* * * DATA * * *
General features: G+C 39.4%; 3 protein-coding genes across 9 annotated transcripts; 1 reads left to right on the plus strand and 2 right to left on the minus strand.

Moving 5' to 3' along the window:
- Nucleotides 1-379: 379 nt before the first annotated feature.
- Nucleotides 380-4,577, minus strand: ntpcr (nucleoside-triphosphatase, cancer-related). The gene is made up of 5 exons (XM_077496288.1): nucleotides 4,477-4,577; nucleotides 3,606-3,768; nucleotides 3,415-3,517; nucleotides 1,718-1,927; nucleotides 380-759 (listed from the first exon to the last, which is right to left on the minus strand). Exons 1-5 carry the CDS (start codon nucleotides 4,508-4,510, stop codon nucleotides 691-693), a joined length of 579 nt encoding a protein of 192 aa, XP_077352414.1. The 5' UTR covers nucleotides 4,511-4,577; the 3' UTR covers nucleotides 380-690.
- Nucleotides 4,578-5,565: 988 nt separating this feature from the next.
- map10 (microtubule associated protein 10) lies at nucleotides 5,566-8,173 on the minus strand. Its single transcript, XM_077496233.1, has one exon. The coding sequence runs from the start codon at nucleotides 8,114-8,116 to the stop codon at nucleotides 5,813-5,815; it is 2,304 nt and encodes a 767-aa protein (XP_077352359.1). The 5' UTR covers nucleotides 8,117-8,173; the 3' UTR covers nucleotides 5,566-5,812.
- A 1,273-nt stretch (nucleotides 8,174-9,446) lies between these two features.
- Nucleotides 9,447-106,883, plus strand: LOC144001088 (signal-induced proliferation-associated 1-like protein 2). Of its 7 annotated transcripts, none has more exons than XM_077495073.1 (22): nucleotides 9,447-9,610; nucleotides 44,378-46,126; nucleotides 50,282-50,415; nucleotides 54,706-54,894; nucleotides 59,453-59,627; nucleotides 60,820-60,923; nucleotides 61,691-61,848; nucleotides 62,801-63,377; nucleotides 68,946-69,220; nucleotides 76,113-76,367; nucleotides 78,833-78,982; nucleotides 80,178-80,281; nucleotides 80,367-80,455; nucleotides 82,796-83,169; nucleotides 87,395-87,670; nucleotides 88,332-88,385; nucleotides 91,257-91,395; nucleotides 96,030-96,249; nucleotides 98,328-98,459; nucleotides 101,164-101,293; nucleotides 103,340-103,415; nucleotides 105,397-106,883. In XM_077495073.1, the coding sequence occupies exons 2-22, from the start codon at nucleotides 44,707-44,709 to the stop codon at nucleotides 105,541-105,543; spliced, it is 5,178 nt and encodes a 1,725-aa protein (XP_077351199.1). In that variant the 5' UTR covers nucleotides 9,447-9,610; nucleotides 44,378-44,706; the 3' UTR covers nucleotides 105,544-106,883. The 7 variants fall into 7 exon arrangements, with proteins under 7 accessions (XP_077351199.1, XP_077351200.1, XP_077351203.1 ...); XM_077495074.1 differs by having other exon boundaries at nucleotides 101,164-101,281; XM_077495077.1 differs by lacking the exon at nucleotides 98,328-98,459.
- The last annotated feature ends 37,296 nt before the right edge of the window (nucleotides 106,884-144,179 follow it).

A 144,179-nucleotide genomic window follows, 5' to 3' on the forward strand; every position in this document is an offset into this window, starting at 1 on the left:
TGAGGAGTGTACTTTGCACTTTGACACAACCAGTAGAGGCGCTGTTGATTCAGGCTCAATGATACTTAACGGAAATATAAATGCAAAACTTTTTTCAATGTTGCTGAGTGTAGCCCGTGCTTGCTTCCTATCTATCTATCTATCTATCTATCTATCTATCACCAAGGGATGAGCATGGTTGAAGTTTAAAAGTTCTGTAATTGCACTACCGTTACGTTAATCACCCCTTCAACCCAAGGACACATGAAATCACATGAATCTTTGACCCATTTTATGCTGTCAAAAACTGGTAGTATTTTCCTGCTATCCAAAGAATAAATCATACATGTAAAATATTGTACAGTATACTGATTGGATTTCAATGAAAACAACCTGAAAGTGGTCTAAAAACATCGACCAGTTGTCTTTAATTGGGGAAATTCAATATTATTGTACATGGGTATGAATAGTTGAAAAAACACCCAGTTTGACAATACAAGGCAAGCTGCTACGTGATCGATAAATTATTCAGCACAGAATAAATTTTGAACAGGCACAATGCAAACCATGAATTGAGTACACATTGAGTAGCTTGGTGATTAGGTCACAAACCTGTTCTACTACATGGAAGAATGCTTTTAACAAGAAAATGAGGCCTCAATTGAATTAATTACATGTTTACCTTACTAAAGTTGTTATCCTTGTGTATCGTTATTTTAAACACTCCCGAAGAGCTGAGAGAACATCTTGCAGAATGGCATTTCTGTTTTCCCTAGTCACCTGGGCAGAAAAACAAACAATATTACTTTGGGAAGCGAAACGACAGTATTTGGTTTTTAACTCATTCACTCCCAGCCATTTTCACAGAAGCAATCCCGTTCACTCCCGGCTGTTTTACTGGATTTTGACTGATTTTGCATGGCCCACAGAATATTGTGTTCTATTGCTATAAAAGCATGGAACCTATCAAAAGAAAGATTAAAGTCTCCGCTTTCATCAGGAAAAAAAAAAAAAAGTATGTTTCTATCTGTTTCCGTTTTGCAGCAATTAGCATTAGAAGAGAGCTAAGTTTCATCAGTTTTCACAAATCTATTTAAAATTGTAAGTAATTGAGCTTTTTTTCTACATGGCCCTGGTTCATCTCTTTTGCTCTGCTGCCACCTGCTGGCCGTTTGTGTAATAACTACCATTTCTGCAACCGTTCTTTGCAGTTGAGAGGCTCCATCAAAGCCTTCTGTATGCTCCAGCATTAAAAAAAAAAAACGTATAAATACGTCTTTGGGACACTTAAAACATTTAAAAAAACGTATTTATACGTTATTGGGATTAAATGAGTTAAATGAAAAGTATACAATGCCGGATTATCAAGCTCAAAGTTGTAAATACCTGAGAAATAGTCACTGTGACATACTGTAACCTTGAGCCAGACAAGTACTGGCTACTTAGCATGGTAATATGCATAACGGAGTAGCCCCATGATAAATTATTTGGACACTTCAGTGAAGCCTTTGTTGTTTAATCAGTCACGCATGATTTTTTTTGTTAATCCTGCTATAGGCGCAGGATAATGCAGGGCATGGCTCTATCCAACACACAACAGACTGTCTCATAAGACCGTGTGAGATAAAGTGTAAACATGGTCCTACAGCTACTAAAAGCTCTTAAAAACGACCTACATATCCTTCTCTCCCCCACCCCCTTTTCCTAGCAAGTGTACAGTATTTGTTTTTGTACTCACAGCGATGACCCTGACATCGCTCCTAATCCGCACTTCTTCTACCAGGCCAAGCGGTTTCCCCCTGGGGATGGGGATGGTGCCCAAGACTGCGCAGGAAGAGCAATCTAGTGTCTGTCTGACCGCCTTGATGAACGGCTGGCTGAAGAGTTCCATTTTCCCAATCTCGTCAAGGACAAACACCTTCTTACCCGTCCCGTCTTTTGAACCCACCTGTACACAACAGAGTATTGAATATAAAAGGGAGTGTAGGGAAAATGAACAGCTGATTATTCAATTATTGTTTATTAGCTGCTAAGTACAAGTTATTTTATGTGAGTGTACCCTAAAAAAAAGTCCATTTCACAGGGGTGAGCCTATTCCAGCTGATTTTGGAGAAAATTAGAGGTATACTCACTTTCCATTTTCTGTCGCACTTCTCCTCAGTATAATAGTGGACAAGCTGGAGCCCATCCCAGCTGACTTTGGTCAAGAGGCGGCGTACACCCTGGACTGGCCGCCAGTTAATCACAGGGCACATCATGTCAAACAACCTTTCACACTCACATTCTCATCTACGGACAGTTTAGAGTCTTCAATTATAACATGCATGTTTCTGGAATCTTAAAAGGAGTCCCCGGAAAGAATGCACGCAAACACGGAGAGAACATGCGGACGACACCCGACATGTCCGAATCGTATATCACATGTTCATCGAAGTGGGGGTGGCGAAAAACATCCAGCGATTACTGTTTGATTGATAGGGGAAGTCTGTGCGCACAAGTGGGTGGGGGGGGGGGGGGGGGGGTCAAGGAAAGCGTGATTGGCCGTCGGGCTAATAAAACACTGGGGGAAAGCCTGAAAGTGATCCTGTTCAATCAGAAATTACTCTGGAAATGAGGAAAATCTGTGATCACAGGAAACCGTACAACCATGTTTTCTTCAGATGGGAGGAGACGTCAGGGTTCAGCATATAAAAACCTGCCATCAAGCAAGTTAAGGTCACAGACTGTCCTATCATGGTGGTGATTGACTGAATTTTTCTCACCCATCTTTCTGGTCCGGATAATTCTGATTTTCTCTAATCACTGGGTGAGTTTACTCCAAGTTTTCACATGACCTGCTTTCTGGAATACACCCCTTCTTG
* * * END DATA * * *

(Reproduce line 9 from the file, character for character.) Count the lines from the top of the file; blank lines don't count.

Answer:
- The last annotated feature ends 37,296 nt before the right edge of the window (nucleotides 106,884-144,179 follow it).